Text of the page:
There’s also a whole line of infused cocktails with intriguing names like Royal Guava, Sangre Azteca, Taco Chile, Cantarito, Michelita and more.
As with any new restaurant, however, Cozumel Express is not without its hiccups. I tried ordering one of those specialty cocktails on Monday night, but no one working knew how to make it. So I stuck with my regular margarita (on the rocks with salt, of course) and it was delicious as always.
Just give them a little time and I’m sure such wrinkles will be smoothed out.
Owned by the same folks who run the Cozumel Mexican restaurant at Ashton Place, Cozumel Express was originally supposed to open late last year before a series of unfortunate events – including the roof caving in, new menus being printed with mistakes on them and ongoing labor shortages – kept pushing things back.
With all of that behind them now, a bartender told me over the weekend that they’re super excited to finally open their doors. Weekday business is building, he said, and they hope to ramp up Saturday crowds once the weather turns nicer and foot traffic picks up downtown.
Weekday or Saturday, no matter, I have a feeling I’ll soon be a regular.
IF YOU GO: Cozumel Express, 241 Capitol St. in downtown Charleston, is currently open from 11 a.m. to 10 p.m. Monday-Wednesday and 11 a.m. to 1 a.m. Thursday-Saturday. For more information, call 681-265-0570 or visit the restaurant’s Facebook page.
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Guess what The Food Guy is eating this week? Crow. And lots of it.
While sharing a passionate explanation on my approach to restaurant critiques last week, I explained the two “tenants” I base my philosophy on. Tenants are people who rent space. Tenets are principles or beliefs, which is the word I should’ve used.
More than a few of you wrote in with humorous and borderline angry comments about the gaffe, which I do appreciate, even though I do know the difference between the two words. My favorite response came from local attorney David Hoyer.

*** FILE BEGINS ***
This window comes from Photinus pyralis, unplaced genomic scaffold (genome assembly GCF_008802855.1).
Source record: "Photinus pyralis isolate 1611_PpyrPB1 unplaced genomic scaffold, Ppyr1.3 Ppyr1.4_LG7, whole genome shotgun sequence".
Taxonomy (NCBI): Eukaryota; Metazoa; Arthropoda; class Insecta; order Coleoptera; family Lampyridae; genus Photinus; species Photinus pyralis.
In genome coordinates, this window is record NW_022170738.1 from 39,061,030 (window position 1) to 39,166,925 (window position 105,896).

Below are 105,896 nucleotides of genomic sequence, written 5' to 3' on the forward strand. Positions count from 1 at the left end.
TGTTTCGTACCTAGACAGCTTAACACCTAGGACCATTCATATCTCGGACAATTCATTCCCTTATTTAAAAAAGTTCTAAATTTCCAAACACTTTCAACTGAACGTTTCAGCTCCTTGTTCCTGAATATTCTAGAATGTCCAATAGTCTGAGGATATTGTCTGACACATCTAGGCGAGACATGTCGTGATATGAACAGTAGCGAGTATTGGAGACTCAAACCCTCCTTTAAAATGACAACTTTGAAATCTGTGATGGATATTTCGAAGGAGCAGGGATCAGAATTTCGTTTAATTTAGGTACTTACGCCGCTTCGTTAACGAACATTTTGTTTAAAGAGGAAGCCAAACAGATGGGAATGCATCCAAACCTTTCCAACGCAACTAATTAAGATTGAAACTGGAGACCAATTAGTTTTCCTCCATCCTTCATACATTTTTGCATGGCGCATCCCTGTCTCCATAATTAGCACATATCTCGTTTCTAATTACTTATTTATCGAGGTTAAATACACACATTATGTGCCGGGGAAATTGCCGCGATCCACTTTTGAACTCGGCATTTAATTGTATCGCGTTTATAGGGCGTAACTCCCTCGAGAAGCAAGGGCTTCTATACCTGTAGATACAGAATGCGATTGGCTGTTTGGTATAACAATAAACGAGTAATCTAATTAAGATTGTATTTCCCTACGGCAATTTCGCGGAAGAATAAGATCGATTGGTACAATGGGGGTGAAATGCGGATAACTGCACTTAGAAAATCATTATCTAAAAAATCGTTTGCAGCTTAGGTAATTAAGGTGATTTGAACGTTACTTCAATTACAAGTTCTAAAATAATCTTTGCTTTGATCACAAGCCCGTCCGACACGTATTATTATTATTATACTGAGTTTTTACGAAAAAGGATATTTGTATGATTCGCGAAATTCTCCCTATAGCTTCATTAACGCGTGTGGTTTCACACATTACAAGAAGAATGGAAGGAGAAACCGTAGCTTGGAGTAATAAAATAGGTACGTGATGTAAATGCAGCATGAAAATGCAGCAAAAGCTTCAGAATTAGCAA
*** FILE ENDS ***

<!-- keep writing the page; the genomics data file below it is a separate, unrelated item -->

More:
“While I’m sure whomever might be renting from you would like to be adopted (just think of all the great food they’d enjoy tagging along with you!) I believe you meant ‘tenets’ in that sentence,” he said. “Frankly, it gave me a nice chuckle this morning, so as far as small mistakes go, this was at least an enjoyable one. Please keep writing the column and letting us know where to go.”
As much as I’d like to pass the blame to an overzealous spell-check or auto-correct, I did use the wrong word so this one’s totally on me.
But hey, at least I know people are reading!
One of those readers is Leonard Womble, who apparently believes in cutting restaurants a break just as much as I do.
“Steven, you hit a home run with respect to your comments regarding second chances,” he said. “Positive or negative feedback from the customer – preferably before leaving the restaurant and delivered with specific details in a professional and constructive fashion – is much more beneficial than simply complaining to the cashier about a poor dining experience as the customer in walking out the door.”
Couldn’t agree more.
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Steven Keith is a food writer and restaurant critic known as “The Food Guy” who writes a weekly column for the Charleston Gazette-Mail and has appeared in several state, regional and national culinary publications. Follow him online at www.wvfoodguy.com or on Facebook, Twitter, Instagram and Pinterest. He can be reached at 304-380-6096 or at firstname.lastname@example.org.